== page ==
Basking in Mushroom Limelight
“Mushrooms have many helpful nutrients, including beta glucans for immune enhancement, ergothioneines for antioxidative potentiation, nerve growth stimulators for helping brain function, and antimicrobial compounds for limiting viruses.” — Paul Stamets, American mycologist
Previously in this series: The Life and Death of Moonlight Mushrooms
“Falling in love is like eating mushrooms, you never know if it’s the real thing until it’s too late.” — Bill Balance, early “shock jock” radio host
I had to be at Butler County Mushroom Farm at nine a.m. the next morning. According to the law firm’s file, BCMF was headquartered in West Winfield, Pennsylvania, which I’d never heard of. So I called BCMF and told the lady who answered the phone that I had a meeting out there the next day and needed directions to the company from Pittsburgh.
“Oh, it’s easy!” she said enthusiastically. “You take Route 28 north to Route 128 west, pass through the village and less than a mile later turn right on Mushroom Farm Road. After that, just follow your nose!”
With these odd directions ringing in my ears, I headed out at eight a.m. the next day. Driving north on Route 28, I passed Fox Chapel, Harmarville, Cheswick, New Kensington, Tarentum, Natrona Heights and Freeport. After that, Pennsylvania ran out of towns and I seemed to be approaching Buffalo, New York when I caught sight of Route 128 and headed west on it. I passed through West Winfield, turned right on Mushroom Farm Road, and promptly discovered what the lady had meant when she’d said to follow my nose.
A distinct aroma of manure was wafting through my car’s ventilation system, as though some farmer had just fertilized his field. Except the smell didn’t dissipate but only got stronger as I drove along the road. Up ahead I saw what I at first thought was black smoke rising fifty to sixty feet in the sky. But as I approached the site I realized it was, in fact, millions of flies, attracted by a large mountain of the horsesh*t they were turning into dollar bills.
I parked in front of the BCMF offices, climbed out of my car and, unfortunately, breathed. I nearly fainted dead away, and if I’d died on the spot my last thought would have been to wonder why anyone would go to law school for this.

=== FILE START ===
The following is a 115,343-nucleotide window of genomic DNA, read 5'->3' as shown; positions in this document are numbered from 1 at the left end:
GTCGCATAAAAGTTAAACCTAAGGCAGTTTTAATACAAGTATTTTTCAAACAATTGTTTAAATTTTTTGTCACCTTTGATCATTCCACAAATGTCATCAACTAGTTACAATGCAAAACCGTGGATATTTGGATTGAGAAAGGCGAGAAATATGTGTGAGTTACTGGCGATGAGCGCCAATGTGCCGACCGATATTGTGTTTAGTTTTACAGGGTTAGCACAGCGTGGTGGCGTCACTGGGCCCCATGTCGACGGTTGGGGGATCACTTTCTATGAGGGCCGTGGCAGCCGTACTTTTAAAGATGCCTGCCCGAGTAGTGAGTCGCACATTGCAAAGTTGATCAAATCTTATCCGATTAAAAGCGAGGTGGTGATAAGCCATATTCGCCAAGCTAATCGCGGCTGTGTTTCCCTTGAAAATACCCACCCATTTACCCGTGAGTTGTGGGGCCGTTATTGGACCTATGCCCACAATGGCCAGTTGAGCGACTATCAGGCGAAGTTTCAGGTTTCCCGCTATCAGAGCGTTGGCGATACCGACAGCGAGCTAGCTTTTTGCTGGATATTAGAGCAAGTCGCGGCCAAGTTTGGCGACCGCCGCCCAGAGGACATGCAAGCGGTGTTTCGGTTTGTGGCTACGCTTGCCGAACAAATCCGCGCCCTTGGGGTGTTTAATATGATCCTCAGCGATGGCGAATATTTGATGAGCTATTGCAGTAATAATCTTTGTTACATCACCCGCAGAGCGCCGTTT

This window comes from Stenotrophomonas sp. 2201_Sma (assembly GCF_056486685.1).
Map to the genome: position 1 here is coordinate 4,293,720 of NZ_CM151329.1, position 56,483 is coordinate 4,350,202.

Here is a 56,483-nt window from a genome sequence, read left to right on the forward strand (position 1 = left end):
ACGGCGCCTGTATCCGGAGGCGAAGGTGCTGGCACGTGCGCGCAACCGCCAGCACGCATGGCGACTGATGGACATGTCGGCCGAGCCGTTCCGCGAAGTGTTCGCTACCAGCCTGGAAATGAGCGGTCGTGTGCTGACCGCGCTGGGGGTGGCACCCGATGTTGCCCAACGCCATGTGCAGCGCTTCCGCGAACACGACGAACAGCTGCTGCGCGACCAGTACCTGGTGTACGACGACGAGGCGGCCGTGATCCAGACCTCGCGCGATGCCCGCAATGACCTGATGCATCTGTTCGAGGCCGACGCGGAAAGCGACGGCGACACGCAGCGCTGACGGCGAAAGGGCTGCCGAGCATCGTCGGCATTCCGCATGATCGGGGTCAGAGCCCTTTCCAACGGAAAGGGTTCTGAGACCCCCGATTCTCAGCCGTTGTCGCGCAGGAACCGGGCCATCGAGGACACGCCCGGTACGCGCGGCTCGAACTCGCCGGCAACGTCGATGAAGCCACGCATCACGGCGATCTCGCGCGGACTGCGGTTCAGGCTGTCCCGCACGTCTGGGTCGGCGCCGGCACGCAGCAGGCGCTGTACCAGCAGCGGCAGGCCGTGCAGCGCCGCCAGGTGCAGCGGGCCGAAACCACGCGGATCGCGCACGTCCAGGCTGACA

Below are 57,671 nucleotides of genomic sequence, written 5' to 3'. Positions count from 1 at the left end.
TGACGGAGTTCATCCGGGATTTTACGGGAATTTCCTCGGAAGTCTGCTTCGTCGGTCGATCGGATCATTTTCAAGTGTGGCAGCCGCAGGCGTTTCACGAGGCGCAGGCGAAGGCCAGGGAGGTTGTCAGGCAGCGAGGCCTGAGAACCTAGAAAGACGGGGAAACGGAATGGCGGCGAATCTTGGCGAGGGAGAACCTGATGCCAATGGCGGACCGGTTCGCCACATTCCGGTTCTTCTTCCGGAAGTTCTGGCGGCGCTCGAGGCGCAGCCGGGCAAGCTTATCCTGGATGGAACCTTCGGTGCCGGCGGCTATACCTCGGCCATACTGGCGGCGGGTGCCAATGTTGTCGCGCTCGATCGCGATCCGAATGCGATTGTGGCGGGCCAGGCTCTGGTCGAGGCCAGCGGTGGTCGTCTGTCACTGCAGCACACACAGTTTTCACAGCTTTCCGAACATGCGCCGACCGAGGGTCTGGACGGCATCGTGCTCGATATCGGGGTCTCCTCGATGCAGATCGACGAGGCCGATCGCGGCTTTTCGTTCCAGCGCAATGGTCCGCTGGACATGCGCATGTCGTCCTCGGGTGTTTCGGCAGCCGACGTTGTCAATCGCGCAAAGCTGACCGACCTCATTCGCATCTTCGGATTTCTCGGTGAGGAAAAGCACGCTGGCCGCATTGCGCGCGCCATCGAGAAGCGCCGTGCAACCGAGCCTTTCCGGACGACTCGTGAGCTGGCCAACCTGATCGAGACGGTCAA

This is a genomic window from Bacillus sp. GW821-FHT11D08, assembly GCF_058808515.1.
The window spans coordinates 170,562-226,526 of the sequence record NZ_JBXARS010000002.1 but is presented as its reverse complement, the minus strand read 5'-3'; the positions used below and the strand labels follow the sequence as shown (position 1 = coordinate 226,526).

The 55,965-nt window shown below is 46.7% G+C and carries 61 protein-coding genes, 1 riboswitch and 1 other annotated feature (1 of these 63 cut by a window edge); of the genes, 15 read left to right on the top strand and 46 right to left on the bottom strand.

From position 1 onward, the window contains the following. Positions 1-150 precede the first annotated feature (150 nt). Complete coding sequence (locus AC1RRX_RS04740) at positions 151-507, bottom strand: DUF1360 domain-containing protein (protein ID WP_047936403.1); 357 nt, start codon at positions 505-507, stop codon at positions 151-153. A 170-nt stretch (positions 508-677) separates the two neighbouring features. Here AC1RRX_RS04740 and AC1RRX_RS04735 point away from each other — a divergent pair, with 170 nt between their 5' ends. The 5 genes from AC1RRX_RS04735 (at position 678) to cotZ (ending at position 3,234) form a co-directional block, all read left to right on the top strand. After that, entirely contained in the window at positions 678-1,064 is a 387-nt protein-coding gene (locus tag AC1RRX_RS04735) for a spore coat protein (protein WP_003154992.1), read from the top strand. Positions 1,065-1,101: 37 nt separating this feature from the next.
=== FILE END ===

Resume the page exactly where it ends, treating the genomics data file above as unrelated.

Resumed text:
Staggering inside the company headquarters, I told the receptionist I had an appointment with Mr. Y. “What are you selling?” she asked.
Once we got that straightened out she gave me directions to Mr. Y’s office, and back there his secretary told me Mr. Y had “walked down the hall.” I assumed this meant he’d gone to the men’s room, but in any event she said I was welcome to wait in his office.
I sat down in one of his guest chairs and noticed on Mr. Y’s desk a sign that read:
PEOPLE TREAT ME LIKE A MUSHROOM. THEY KEEP ME IN THE DARK AND FEED ME HORSESH*T
While I was chuckling at this, Mr. Y himself burst into the room cursing like a sailor. “Those [expletive deleted] [expletive deleted] are trying to shut me down!” he exclaimed. “And I know who put them up to it! It was those [expletive deleted] [expletive deleted] in Kennett Square, that’s who!”
Mr. Y shoved a document at me and jammed his index finger at it. “Just look at this!” he said. “It’s an outrage!”
While I read through the papers he’d given me, Mr. Y paced back and forth across his office, muttering to himself. The document was a citation from OSHA (the federal Occupational Safety and Health Administration), ordering BCMF to cease all activities until they had complied with OSHA’S orders.
It turned out that BCMF grew its Moonlight Mushrooms in underground limestone mines, and as far as the bureaucrats at OSHA were concerned, a mine was a mine was a mine. Rules and regulations that had been developed for far more dangerous coal mines were applied blindly to BCMF for no better reason than that, back in the 1920s, the place had been a limestone mine. But it hadn’t been a mine since 1937, when BCMF was founded.
An OSHA inspector had made a surprise visit to BCMF and, after he left, he issued a citation to the company demanding that the company provide all its workers with steel-toed work shoes or shut down immediately. “That’s in case,” Mr. Y told me sarcastically, “somebody might drop a mushroom on his foot.”
BCMF had ignored the citation on the grounds that it was so stupid it would naturally disappear. Instead, the company had been served with the cease-and-desist order.
If I’d been a slightly more experienced lawyer, or if I’d been supervised by a more experienced lawyer, I would have known exactly what to do – appeal the order via an established review commission. In fact, attached to the OSHA order was a sheet explaining the appeal process.
But when I researched the appeal process, I realized that appeals from OSHA citations were heard by administrative law judges who were on the payroll of the same federal government – we would have gotten a fairer hearing at a Stalinist show trial.
Instead, I filed a motion with the federal court seeking to enjoin OSHA from enforcing its order, not on the grounds that the order was stupid on its face – which it was – but on the grounds that OSHA had no jurisdiction over BCMF because the company wasn’t operating a mine.
To the shock of everyone involved, especially OSHA and me, a federal judge granted the motion and halted enforcement of OSHA’s order pending a full hearing on the merits. For a week, I was a hero at BCMF.
Next up: The Life and Death of Moonlight Mushrooms, Part 3